Nixon's Piano: Presidents and Racial Politics From Washington to Clinton.
Kenneth O'Reilly Free Press, $27
In Disney World's "Hall of Presidents," robotic incarnations of all 42 of our chief executives, from George Washington to Bill Clinton, gesture stiffly to turnstile tourists. It's among the theme park's most popular family attractions--millions of Americans each year leave the exhibit feeling proud of their star-spangled nation and bounce into Futureland humming the Battle Hymn of the Republic. But after reading Kenneth O'Reilly's Nixon's Piano, a devastating critique of the executive branch's institutionalized indifference to racism, any feelings of pride in our presidents will quickly dissipate.
O'Reilly's spotlight on our presidents exposes bigotry and racism from the whole distinguished lot. Only Abraham Lincoln and Lyndon Johnson escape with their integrity somewhat intact. O'Reilly, who teaches history at the University of Alaska, writes like a relentless prosecutor marshalling evidence against 42 defendants, collecting every racist slur or off-the-cuff innuendo. From studying forgotten memoirs, O'Reilly presents a convincing case against the American presidency.
O'Reilly's title comes from an anecdote, first told by civil rights activist Roger Wilkins in his 1982 autobiography A Man's Life, of an unforgettable evening in 1970, when President Richard Nixon and Vice President Spiro Agnew surprised the white elite at the Gridiron Club by performing a manic version of "Dixie." Nixon played the piano, and Agnew accompanied him in a "darky dialect," while the Washington Brahmins hooted and hollered them on. The Republican Party at that time had their "Southern strategy" in full swing: "a belief that presidential elections can be won only by following the doctrines and rituals of white over black." This story, well told by O'Reilly, is a perfect warning of the collective perversity the reader is about to encounter.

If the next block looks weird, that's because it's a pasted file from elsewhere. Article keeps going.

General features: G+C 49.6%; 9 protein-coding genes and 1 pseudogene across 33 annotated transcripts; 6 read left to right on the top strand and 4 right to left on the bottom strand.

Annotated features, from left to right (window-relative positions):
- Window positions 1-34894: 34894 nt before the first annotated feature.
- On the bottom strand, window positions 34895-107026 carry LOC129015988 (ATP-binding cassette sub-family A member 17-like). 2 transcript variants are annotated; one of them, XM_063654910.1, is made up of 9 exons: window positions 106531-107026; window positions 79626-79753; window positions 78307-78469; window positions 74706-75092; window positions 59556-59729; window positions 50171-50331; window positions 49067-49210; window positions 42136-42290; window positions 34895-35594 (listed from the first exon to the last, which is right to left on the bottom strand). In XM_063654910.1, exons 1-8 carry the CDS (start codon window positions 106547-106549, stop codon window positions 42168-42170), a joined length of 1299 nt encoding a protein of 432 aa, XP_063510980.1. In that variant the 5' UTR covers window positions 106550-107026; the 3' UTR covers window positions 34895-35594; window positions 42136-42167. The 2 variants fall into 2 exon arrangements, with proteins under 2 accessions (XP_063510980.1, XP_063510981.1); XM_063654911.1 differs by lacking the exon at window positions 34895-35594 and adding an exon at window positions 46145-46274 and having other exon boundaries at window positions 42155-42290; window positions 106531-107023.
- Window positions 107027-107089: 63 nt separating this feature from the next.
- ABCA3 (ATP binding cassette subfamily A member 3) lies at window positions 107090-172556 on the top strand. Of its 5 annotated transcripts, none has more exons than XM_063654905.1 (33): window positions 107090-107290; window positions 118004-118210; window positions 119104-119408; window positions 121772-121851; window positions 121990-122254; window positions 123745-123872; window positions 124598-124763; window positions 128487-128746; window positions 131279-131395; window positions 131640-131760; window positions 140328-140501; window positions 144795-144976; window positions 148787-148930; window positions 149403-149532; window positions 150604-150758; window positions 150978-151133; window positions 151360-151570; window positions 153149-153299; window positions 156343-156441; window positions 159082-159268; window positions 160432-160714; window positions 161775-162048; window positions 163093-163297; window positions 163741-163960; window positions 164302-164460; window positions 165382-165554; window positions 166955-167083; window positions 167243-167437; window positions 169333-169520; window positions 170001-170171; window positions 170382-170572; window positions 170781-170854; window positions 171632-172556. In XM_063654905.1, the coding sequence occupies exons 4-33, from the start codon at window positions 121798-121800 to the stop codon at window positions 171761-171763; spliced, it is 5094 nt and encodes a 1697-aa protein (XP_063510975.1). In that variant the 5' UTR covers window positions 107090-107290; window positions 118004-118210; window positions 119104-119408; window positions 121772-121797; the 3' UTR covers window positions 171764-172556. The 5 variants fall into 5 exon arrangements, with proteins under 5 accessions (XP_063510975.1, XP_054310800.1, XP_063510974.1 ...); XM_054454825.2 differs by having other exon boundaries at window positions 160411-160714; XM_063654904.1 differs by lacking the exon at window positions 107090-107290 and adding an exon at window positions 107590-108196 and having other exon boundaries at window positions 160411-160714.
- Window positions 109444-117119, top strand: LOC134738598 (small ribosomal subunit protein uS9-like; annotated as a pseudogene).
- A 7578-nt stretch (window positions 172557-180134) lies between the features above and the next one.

From 1866 to 1948, for example, approximately 5,000 African-Americans died at the hands of lynch mobs without a single president denouncing the atrocities. Most pre-Civil War presidents found slavery morally repugnant, but politically explosive, and therefore tried to find a host of watered-down compromises to postpone dealing with the oppressive issue. Almost every Northern presidential contender from 1787 to 1860 had a back-to-Africa trump card stored up his sleeve, including Lincoln, who spoke of sending blacks "to Liberia--to their own native land."
For example, not only did Thomas Jefferson bring many of his 175 slaves with him to Washington, D.C., but the man who described slavery as a "cruel war against human nature itself" in the original version of the Declaration of Independence lived in a city where "one could stand in the Capitol Building doorway and watch processions of chained men, women, and children shuffling to the pens to await sale and new southern homes." Despite the fact that much of this is well-known history, O'Reilly has performed a singular service by stringing together the racist Jeffersonian litany--made famous in his book, Notes on the State of Virginia, which claimed that people of color were scientifically "proven" inferior and, in some cases, were more ape than human.